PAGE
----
Now that I have finished the book it is time to sit down, relax, meditate, and reflect. We look to the past that was not and look to the future that is.
Er… sorry, the tone of the book gets to you after a while.
This book is interesting on several levels. Like all good SF it’s not about the future (or in the is case the alternate past), it’s about the characters within it. While it’s always interesting to look at “what ifs,” it’s something that can be summed up in a few pages, really. Basing a whole story on just the politics is a mistake. It gets boring after a while, like reading a history book – but fiction. It’s counterproductive.
But when told within the framework of character, you pick up the snippets here and there greedily, because while you are interested in the people, part of you is trying to piece together the jigsaw puzzle of what happened before and how things are now, and trying to get a feeling of where things are going. That’s the way to keep a geek interested.
The story jumps between different character POVs, and with them you have vastly different voices used. From stilted English in the main Japanese character and an American who tries very hard to think Japanese, to disjointed distracted thoughts that I’m pretty sure are coming from a crazy person.
The primary story isn’t about the moving and shaking of empires, but more of an everyday setting (I learned the word quotidian is a good one to define this), though there is an element of espionage with dire overtones that could affect the future within it.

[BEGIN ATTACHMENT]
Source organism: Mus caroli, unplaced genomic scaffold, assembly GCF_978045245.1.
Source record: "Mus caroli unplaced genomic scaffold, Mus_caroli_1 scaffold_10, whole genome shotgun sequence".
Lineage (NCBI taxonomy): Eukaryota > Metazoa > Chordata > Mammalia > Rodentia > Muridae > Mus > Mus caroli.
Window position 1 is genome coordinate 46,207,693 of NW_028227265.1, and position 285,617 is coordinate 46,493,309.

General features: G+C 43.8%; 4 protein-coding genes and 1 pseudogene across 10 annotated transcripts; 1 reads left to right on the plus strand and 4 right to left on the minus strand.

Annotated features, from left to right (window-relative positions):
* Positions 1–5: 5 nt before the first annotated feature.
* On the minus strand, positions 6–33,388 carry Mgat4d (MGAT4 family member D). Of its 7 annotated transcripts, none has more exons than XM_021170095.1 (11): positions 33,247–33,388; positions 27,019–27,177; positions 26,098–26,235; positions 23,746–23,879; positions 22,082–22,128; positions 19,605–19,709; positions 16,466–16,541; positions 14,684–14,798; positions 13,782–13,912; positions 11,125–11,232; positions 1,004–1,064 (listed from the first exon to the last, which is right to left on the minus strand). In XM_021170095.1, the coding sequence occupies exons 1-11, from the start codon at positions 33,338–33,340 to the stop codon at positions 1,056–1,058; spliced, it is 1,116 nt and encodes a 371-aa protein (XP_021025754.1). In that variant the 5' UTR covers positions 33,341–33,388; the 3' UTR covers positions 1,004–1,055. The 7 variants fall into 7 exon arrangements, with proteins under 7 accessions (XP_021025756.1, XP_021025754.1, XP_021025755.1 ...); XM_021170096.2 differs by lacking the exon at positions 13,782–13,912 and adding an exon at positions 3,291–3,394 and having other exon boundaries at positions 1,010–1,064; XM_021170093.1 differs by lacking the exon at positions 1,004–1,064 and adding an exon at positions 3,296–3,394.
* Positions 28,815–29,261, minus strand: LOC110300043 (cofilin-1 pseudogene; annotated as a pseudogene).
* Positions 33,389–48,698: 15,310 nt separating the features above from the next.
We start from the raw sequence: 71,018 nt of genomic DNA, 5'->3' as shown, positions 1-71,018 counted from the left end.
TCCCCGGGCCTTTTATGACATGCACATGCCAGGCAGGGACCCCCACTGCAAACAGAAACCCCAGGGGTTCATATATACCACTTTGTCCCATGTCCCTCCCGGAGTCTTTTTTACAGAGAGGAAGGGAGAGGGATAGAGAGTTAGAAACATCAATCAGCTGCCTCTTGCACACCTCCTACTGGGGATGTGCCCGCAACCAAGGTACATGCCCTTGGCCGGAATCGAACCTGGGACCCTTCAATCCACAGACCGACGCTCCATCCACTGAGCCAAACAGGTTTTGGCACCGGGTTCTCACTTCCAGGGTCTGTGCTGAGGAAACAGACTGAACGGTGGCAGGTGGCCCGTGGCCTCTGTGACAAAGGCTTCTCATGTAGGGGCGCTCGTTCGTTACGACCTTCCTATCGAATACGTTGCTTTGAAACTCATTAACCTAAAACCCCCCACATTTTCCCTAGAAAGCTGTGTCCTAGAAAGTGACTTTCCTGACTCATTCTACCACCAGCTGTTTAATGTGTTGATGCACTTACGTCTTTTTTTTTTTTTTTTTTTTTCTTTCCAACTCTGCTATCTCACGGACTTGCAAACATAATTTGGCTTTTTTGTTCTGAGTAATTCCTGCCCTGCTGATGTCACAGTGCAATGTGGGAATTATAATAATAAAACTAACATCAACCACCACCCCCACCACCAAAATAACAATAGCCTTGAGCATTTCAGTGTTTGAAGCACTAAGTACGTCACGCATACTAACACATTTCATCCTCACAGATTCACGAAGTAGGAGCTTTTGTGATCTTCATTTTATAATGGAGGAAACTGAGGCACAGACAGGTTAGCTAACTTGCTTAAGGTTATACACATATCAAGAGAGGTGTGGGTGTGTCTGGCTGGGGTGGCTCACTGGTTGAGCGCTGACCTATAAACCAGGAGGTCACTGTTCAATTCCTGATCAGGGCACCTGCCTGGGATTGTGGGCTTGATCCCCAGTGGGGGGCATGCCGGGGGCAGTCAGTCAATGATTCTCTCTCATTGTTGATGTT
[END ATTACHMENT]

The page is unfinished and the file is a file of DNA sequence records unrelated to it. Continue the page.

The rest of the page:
The story contains within it another story – someone has written an alternate history novel within this alternate history novel called The Grasshoppers Lies Heavy, depicting a “what if the Allies won,” but what is most intriguing about that it is not our history at all.
But perhaps the strangest thing used in the book is the I Ching, a fortune telling device (oracle, if you will) that three of the main characters consult regularly to predict the future or make decisions. It is symbolic of how Oriental culture permeates American culture (on the Pacific, that is, where most of the story takes place), but it has even deeper uses – both in the book and outside of it apparently.
I suppose what makes this book worth reading isn’t the “what if,” that’s just the hook. It’s the reflection of the characters on their places in life that get you thinking. The characters whose thoughts we are privy to aren’t evil (though one is thoroughly unlikeable), even if the regimes they have to work for are.
Everyone is not only flawed, but almost cripplingly so, to the point where the don’t seem to have real choices in their actions. So often you see them completely misinterpret what is happening around them, and yet you completely buy into them doing so. You know what choices they’re going to make, even when we see options all around them, because they are so locked into their world views that they can’t realistically do anything else.
A classic story definitely worth of the Hugo it won, and worth a read if you get the chance.